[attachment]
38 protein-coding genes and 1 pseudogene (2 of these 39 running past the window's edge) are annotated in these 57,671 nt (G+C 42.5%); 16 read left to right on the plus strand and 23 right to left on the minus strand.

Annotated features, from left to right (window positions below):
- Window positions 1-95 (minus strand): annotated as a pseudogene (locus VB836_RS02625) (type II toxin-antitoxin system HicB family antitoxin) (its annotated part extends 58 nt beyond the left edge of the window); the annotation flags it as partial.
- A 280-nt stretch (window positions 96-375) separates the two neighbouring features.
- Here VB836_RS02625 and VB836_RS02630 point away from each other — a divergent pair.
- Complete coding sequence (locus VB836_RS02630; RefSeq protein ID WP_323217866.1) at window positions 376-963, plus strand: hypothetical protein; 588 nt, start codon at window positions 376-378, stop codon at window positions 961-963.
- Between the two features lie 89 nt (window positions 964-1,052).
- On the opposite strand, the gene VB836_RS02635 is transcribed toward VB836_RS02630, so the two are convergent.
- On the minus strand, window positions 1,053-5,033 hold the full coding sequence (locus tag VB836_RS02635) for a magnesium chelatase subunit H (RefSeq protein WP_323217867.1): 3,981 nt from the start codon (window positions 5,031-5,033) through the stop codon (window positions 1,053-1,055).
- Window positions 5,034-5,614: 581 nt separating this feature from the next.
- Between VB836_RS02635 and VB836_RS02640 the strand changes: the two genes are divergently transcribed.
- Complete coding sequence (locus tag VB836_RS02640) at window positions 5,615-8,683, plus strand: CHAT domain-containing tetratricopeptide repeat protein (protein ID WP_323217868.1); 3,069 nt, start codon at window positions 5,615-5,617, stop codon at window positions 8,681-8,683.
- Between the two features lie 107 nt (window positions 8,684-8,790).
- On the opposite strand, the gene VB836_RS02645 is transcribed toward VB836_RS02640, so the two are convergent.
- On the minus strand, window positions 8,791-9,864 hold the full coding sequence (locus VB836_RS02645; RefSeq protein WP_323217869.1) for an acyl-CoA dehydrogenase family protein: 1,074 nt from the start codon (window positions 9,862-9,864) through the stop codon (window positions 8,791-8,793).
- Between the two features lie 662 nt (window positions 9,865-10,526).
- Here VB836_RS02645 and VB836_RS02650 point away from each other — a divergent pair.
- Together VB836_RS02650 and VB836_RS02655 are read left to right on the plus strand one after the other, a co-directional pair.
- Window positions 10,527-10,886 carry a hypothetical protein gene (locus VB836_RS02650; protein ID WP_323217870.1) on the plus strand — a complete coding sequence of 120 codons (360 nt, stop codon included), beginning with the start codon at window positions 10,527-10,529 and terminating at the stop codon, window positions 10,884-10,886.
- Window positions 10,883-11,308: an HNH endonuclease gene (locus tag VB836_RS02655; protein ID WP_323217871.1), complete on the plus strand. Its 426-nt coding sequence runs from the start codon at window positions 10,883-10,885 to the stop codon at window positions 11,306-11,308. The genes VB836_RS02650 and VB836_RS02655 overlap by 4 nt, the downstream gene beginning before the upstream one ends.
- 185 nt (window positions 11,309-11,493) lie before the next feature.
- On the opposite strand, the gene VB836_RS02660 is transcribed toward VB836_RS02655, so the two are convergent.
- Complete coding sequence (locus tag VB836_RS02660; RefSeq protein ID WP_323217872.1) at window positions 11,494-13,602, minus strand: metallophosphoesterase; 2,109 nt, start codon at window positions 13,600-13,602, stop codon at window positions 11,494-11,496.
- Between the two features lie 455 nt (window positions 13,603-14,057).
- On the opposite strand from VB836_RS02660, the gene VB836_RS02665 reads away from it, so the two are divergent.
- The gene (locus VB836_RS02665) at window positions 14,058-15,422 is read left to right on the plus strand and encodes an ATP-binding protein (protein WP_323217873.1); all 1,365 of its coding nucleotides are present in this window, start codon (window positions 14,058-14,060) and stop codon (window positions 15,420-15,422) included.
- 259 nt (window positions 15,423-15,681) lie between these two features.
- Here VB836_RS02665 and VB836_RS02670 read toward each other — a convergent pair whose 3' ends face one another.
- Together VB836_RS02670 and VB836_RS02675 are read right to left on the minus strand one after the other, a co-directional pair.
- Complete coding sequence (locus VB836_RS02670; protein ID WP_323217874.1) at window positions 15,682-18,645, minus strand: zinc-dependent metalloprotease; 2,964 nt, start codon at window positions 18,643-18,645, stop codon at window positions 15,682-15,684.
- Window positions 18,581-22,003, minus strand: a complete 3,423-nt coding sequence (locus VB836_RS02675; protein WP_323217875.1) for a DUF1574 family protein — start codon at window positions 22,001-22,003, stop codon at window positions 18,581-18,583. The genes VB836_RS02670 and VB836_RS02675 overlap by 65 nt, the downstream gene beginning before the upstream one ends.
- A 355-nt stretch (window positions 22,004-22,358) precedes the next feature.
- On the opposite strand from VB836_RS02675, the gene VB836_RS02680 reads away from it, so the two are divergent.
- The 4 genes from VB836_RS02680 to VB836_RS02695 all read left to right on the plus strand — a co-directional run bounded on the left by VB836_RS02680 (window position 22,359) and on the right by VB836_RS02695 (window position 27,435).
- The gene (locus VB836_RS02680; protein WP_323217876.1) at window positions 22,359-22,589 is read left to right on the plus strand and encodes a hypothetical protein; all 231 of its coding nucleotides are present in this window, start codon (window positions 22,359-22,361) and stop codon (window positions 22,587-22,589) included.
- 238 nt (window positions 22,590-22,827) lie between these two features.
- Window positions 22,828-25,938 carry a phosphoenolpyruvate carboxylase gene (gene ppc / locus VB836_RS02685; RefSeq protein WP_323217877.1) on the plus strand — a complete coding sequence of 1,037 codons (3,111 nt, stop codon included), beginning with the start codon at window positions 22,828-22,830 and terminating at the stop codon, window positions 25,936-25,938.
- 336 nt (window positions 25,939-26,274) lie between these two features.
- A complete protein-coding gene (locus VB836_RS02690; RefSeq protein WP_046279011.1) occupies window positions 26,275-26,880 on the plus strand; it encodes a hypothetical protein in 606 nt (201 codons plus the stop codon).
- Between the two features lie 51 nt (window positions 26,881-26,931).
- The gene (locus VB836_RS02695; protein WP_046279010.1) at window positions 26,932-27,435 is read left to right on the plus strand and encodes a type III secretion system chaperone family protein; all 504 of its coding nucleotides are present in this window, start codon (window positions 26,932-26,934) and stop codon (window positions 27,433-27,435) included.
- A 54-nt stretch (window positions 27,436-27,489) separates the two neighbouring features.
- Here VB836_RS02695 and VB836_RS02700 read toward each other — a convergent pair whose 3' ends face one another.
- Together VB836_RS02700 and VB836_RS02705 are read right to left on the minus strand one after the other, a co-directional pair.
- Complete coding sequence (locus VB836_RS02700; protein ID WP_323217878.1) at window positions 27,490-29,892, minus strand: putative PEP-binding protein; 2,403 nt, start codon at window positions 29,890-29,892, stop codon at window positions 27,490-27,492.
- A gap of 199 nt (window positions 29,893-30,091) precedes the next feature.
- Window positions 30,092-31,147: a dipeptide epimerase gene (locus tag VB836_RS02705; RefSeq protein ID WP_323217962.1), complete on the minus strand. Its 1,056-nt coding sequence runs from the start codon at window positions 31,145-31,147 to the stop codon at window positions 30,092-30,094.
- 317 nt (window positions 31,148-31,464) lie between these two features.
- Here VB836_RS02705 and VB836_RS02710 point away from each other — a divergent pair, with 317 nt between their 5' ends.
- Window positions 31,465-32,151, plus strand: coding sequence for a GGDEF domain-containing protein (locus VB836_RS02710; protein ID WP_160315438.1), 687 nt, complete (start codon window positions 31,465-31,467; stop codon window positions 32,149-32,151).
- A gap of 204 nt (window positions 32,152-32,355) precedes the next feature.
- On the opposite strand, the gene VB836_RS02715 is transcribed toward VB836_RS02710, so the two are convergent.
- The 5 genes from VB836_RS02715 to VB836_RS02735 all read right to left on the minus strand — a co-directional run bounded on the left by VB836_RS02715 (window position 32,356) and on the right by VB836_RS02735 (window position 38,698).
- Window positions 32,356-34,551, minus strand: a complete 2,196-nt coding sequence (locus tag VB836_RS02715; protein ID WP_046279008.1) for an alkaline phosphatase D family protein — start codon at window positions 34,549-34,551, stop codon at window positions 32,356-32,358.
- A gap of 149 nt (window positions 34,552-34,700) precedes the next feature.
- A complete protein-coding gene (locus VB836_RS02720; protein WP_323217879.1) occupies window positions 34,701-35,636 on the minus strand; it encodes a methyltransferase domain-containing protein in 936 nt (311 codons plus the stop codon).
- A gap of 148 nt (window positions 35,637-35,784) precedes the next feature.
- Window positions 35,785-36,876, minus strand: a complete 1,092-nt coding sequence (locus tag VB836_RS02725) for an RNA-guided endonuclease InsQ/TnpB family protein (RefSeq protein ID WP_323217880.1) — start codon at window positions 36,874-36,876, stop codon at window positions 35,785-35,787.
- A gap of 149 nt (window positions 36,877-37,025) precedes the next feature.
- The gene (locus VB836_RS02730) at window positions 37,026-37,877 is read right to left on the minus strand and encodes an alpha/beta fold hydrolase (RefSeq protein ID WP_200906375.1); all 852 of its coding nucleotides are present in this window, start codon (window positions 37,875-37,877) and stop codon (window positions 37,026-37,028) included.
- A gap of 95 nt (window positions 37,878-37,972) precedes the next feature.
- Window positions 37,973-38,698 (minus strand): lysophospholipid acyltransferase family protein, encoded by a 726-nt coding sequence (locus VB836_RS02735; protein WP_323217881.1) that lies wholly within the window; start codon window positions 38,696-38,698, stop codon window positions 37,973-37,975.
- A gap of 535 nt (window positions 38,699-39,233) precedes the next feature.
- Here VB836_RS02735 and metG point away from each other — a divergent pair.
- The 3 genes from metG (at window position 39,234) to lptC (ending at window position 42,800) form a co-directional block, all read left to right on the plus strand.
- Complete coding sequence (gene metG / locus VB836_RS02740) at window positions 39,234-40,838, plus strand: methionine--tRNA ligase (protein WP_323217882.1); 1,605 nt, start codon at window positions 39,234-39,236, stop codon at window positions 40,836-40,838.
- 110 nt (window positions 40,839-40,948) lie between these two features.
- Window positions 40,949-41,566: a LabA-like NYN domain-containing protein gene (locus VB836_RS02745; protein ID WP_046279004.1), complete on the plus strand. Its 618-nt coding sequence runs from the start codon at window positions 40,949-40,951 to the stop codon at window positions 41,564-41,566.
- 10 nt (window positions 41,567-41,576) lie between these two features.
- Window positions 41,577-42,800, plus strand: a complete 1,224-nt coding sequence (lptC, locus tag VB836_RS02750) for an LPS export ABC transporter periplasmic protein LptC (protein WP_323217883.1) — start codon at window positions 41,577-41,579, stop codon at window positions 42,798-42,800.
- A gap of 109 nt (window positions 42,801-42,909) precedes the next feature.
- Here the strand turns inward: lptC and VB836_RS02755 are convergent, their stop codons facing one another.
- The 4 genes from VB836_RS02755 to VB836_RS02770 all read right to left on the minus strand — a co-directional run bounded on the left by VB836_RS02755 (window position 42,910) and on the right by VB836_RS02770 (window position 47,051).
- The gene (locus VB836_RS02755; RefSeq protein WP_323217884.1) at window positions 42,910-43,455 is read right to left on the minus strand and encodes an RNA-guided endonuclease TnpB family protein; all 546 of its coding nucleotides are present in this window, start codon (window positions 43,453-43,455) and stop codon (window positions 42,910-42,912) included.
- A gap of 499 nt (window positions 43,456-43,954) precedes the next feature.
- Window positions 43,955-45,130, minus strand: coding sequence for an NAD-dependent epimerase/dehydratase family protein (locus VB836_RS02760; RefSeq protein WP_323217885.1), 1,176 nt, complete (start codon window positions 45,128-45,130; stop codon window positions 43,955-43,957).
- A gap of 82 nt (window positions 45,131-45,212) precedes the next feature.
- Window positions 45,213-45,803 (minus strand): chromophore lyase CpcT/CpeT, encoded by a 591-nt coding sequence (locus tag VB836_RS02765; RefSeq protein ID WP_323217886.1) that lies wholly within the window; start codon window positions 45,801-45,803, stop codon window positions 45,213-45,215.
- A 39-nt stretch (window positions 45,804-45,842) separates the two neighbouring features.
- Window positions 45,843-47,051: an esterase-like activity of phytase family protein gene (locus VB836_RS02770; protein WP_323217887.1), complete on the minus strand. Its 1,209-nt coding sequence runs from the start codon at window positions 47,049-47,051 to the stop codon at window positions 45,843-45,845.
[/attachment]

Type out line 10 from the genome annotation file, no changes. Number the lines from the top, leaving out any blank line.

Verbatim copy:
- Window positions 5,034-5,614: 581 nt separating this feature from the next.